What is the meaning of domicile of a deceased person?

Domicile refers to the place where an individual has their permanent home, or to which they intend to return and remain, even if they are currently residing elsewhere. It is a legal concept used to determine the jurisdiction that governs the individual’s legal matters, including the administration of their estate upon death.

An individual can have only one domicile at any given time, and it is established by a combination of physical presence and intention to remain in a particular place. Domicile is significant in legal contexts, such as probate and succession, as it influences the laws that apply to the administration of an estate.

There are three types of domicile:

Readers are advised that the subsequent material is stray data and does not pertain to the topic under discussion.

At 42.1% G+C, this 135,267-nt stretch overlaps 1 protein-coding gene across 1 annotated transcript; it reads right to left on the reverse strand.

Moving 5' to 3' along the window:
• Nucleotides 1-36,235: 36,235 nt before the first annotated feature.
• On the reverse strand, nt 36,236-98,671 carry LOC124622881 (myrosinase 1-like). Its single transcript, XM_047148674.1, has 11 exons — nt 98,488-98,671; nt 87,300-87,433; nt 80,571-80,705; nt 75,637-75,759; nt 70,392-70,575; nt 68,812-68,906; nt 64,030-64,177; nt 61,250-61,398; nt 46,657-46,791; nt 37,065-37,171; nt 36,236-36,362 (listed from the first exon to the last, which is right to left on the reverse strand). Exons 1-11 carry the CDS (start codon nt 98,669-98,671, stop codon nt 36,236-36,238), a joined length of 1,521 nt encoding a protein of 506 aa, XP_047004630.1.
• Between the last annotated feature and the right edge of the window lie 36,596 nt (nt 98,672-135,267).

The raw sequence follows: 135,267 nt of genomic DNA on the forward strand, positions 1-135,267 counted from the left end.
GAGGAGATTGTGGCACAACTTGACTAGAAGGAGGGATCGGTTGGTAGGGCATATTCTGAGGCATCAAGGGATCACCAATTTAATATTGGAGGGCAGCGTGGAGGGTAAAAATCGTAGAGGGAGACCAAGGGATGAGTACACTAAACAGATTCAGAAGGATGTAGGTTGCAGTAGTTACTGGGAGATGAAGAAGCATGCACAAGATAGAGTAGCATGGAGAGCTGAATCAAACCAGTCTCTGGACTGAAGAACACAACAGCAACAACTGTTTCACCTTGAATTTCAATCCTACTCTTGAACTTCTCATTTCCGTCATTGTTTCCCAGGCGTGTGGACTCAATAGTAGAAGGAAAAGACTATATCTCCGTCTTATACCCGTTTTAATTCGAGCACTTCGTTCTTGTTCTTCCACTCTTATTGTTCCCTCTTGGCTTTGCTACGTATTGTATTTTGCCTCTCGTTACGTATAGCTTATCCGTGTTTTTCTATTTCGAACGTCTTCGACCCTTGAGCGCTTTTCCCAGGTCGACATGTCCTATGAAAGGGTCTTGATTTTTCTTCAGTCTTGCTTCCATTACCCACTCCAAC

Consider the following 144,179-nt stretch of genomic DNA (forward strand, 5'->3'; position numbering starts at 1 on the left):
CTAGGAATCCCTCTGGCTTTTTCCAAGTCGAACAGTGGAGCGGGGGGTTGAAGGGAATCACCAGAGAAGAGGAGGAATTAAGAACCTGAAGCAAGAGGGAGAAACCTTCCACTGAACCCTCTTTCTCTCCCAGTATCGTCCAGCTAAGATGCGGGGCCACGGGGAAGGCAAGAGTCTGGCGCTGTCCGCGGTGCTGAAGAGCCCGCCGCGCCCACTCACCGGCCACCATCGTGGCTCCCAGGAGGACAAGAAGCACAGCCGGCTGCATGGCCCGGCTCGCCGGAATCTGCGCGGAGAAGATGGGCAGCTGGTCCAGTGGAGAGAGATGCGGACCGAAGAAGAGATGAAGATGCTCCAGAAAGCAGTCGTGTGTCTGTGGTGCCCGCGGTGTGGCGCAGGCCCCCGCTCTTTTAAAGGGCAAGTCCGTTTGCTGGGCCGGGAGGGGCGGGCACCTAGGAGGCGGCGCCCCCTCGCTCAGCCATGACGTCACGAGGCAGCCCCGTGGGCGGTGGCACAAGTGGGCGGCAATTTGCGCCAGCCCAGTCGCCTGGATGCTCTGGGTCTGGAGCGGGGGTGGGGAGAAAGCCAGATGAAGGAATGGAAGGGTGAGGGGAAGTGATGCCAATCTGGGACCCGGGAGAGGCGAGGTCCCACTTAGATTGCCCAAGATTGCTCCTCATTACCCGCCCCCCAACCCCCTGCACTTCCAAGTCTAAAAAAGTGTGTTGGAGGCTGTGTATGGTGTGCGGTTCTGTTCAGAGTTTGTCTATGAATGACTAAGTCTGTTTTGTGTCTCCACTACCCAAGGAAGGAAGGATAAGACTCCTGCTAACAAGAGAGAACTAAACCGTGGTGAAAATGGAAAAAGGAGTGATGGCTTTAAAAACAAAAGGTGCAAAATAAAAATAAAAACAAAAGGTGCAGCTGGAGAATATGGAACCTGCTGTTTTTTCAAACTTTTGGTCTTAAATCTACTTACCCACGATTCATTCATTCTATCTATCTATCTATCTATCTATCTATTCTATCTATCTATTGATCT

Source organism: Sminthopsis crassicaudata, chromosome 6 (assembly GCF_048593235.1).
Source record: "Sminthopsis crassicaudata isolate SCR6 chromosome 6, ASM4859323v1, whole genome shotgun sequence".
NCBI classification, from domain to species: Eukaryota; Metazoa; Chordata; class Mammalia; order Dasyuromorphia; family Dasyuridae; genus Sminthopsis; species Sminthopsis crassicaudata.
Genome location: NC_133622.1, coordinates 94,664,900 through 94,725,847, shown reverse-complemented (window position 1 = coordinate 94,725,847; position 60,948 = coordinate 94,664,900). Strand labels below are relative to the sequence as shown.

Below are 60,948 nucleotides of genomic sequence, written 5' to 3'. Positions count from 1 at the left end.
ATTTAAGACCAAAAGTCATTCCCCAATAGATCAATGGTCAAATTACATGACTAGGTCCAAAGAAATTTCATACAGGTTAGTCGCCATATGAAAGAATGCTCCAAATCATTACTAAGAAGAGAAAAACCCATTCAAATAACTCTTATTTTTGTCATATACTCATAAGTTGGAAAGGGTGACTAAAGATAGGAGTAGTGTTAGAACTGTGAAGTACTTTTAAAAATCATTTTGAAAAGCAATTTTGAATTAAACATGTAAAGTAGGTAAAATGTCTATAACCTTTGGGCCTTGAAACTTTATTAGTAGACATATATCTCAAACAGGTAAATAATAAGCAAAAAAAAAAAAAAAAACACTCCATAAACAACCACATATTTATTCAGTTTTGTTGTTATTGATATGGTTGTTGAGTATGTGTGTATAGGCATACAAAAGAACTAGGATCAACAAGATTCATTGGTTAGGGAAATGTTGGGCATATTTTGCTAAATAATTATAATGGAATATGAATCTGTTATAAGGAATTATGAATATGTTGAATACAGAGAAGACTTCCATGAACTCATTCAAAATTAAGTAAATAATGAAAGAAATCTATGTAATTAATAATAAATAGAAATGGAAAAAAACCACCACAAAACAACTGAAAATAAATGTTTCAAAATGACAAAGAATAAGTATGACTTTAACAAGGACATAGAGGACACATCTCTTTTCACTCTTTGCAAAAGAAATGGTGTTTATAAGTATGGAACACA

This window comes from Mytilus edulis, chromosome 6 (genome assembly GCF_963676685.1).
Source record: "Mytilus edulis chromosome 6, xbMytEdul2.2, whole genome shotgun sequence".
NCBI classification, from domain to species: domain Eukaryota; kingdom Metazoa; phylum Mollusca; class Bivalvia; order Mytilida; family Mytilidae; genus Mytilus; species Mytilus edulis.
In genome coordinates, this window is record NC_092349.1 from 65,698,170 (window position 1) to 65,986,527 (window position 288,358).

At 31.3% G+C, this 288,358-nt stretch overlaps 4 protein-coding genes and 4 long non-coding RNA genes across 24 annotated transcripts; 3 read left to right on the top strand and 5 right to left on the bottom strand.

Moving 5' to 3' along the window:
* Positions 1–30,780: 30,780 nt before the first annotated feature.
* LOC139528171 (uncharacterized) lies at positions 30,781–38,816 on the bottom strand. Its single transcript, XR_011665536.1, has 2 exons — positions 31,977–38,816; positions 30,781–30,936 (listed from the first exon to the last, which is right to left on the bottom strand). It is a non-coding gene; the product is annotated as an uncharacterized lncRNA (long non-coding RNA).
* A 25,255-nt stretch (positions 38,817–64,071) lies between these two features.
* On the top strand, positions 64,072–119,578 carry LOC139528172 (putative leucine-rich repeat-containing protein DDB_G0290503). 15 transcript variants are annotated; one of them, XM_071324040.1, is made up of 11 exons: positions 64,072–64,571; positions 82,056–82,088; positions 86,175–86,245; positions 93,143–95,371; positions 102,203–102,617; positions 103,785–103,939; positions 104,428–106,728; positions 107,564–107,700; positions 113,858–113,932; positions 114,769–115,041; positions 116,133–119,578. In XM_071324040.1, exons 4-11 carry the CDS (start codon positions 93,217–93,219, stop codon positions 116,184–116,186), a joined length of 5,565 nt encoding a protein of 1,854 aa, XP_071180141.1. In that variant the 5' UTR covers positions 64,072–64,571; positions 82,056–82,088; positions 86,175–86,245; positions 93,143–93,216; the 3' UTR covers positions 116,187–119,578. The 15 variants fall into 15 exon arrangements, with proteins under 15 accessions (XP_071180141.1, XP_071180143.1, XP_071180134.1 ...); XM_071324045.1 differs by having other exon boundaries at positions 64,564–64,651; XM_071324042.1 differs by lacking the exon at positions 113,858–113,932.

1. Domicile of Origin: The domicile a person acquires at birth, usually based on the domicile of their parents.
  2. Domicile of Choice: The domicile an individual acquires by moving to a new place and intending to make it their permanent home.
  3. Domicile by Operation of Law: Domicile assigned to an individual by law, often applicable to individuals who cannot legally change their domicile, such as minors or individuals with limited capacity.

Understanding an individual’s domicile is crucial in legal proceedings, especially when dealing with cross-border estates and determining the applicable legal framework for probate and administration.